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The Trombone ForumHorns, Gear, and EquipmentInstruments(Moderators: tbone62, Greg Waits) What can be done to a new model 12 to improve it? UPDATE SOLD! 9-21-09
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Author Topic: What can be done to a new model 12 to improve it? UPDATE SOLD! 9-21-09  (Read 1236 times)
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Sammy99
« on: Sep 19, 2009, 10:12PM »

I have a new model 12 I got a year and a half ago from the HornGuys.

It doesn't really blow as well as some other model 12s in my memory. I can't put my finger on it, but something is lacking.

If I really wanted to go all out to soup this one up, what might I do, have done, etc.


Or should I just sell it and forget it?
« Last Edit: Sep 21, 2009, 07:25PM by Sammy99 » Logged
Dantheman

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« Reply #1 on: Sep 19, 2009, 11:00PM »

I think 12s are great horns but it takes a while to learn to play them.
 I have an LT12G which seems to play better without the counterweight. I have a yellow bell as well which I like but the gold brass sounds more expensive for want of a better term. More dark. More elegant.
 Now I really like that dark sound on a ballad in a studio or microphone situation, but find I'm usually buried too easily  in a big band scenario. I say usually because the trumpeters around here are going crazy with weighted horns. This makes them sound darker and lets me blend better with them on my Bach.

Having said all that, the Bachs have a tendency in my opinion to bark a little at loud volumes. Also I find the slotting not as good as on my King 2B+.
Conversely, my 12 is the most open blowing .500 bore that I have ever played.

Assuming you've checked for leaks etc. and the horn is in good shape, a different leadpipe would be the first obvious physical change to the instrument that I would make. Try a light weight slide or a standard weight slide depending on what you're playing on now. This will also make a dramatic difference. I have a light weight slide on my 12 but I imagine a standard brass slide might improve it for me.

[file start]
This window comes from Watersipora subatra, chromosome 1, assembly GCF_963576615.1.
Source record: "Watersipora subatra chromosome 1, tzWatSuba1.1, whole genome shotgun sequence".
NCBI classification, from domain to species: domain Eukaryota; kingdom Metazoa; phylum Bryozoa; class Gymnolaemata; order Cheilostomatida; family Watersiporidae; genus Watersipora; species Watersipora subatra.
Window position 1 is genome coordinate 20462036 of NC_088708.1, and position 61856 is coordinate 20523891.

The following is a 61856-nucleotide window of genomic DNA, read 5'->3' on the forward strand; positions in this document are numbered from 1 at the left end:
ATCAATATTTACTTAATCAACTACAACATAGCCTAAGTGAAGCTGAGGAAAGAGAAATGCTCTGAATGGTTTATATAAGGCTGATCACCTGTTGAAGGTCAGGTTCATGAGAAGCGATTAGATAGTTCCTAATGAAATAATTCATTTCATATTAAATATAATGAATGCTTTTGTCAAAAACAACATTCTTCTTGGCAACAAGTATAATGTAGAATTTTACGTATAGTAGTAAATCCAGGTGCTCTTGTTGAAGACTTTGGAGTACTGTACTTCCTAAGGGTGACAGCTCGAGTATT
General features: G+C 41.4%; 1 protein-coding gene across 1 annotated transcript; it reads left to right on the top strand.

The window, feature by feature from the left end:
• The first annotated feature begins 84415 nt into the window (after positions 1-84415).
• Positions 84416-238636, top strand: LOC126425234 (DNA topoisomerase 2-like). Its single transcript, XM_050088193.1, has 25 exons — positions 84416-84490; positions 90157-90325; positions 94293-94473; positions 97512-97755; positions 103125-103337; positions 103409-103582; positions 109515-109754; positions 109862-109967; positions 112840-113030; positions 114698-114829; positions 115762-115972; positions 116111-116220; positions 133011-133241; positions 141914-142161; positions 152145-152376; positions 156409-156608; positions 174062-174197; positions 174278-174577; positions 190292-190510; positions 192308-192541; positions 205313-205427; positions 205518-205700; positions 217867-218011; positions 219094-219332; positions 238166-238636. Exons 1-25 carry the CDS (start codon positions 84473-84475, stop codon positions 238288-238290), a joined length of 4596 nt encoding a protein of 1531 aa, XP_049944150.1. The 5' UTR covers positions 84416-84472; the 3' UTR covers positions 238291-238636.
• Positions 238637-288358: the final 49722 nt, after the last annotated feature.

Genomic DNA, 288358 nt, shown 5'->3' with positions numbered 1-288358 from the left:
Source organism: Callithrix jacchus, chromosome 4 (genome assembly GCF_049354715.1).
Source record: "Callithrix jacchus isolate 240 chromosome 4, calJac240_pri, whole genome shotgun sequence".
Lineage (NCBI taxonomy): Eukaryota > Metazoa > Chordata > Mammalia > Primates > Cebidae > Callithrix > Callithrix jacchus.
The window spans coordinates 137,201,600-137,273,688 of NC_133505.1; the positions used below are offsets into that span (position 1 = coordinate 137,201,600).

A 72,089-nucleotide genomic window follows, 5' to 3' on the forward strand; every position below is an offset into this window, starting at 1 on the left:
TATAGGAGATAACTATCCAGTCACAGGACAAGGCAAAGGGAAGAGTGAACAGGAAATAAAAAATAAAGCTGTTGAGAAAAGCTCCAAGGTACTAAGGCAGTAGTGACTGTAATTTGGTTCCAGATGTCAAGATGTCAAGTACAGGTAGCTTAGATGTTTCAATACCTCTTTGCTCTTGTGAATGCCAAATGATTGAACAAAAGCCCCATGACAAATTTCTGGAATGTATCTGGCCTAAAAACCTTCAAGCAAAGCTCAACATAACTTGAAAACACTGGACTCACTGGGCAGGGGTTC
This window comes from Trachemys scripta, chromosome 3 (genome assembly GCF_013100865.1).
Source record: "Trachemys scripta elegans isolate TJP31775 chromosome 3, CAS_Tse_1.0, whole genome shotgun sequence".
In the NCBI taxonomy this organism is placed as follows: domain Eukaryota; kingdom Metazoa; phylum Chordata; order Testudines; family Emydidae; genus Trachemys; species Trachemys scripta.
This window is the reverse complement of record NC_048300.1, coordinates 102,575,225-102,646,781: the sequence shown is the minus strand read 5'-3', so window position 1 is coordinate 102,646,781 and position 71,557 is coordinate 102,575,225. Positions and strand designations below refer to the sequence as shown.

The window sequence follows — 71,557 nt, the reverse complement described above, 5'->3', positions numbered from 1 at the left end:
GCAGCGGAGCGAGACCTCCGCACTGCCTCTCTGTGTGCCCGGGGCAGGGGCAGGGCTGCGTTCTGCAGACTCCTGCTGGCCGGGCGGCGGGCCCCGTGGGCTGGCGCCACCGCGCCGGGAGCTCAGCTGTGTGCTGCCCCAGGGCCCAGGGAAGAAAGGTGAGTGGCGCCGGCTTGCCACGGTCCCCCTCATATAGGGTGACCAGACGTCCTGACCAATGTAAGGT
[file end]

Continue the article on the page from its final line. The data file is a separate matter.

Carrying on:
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prototypedenNIS
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« Reply #2 on: Sep 19, 2009, 11:05PM »

It's easier to suggest a fix if you know what the problem is.

Is it sealing properly.
Is the leadpipe poorly soldered (gob in the pipe) also check tuning slide.
Does the lacquer appear too thick?
Are you comparing an old beat up horn with a pristine horn?
Did you order with non-standard options?

I could go on, but there's many different problems that could be there but this will probably take trial and error to fix or, it could just be a dud, with one defective part.

Is it less resonant?
Is it less free blowing?
Does the partial slotting seem unbalanced or off?
Intonation?
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denNIS
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« Reply #3 on: Sep 19, 2009, 11:15PM »

It's easier to suggest a fix if you know what the problem is.

Is it sealing properly.
Is the leadpipe poorly soldered (gob in the pipe) also check tuning slide.
Does the lacquer appear too thick?
Are you comparing an old beat up horn with a pristine horn?
Did you order with non-standard options?

I could go on, but there's many different problems that could be there but this will probably take trial and error to fix or, it could just be a dud, with one defective part.

Is it less resonant?
Is it less free blowing?
Does the partial slotting seem unbalanced or off?
Intonation?

All good points. Don't assume if it was new when you bought it that it was problem free. A lot of horns come out of the factories with birth defects. Ask me how I know.  >:(
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WaltTrombone
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« Reply #4 on: Sep 20, 2009, 06:00AM »

If it was from Hornguys, it'd be less likely to have some sort of factory-induced problem, IMO. Not saying it couldn't sneak by them, just not as likely. Dennis is on the right track, can you help narrow it down? You can also try swapping around the bell and slide with another small bore Bach, see what happens.